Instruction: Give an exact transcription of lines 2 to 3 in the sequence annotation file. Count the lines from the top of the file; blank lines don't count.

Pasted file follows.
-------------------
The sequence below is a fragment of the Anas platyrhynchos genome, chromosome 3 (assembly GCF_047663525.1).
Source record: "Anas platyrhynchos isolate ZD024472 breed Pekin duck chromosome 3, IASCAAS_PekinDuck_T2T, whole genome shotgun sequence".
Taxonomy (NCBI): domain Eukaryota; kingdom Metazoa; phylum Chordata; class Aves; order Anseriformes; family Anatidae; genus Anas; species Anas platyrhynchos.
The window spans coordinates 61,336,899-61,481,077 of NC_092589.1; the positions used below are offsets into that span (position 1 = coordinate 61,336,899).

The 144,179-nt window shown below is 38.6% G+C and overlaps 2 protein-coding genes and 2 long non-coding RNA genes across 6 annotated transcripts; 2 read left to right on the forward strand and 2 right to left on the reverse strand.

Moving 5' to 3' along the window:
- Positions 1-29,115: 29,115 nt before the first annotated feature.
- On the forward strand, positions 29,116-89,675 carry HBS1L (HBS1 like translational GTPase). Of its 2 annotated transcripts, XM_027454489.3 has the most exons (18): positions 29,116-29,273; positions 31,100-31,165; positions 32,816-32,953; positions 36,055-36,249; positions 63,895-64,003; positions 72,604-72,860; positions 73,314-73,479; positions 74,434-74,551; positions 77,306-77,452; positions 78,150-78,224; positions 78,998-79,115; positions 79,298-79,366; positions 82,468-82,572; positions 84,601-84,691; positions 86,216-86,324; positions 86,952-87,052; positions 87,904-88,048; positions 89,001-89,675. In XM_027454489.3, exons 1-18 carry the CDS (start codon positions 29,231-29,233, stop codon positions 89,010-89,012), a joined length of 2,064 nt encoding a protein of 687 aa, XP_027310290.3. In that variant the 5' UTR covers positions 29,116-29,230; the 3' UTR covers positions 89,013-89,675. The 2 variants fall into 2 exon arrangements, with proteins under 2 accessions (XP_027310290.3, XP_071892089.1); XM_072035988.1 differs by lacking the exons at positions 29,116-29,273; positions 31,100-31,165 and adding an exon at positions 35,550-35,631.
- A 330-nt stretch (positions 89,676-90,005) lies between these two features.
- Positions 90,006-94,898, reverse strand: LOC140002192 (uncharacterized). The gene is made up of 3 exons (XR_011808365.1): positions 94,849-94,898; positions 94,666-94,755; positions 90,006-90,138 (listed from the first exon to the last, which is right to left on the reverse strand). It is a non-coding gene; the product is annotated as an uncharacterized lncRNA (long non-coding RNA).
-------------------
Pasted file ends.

Source record: "Anas platyrhynchos isolate ZD024472 breed Pekin duck chromosome 3, IASCAAS_PekinDuck_T2T, whole genome shotgun sequence".
Taxonomy (NCBI): domain Eukaryota; kingdom Metazoa; phylum Chordata; class Aves; order Anseriformes; family Anatidae; genus Anas; species Anas platyrhynchos.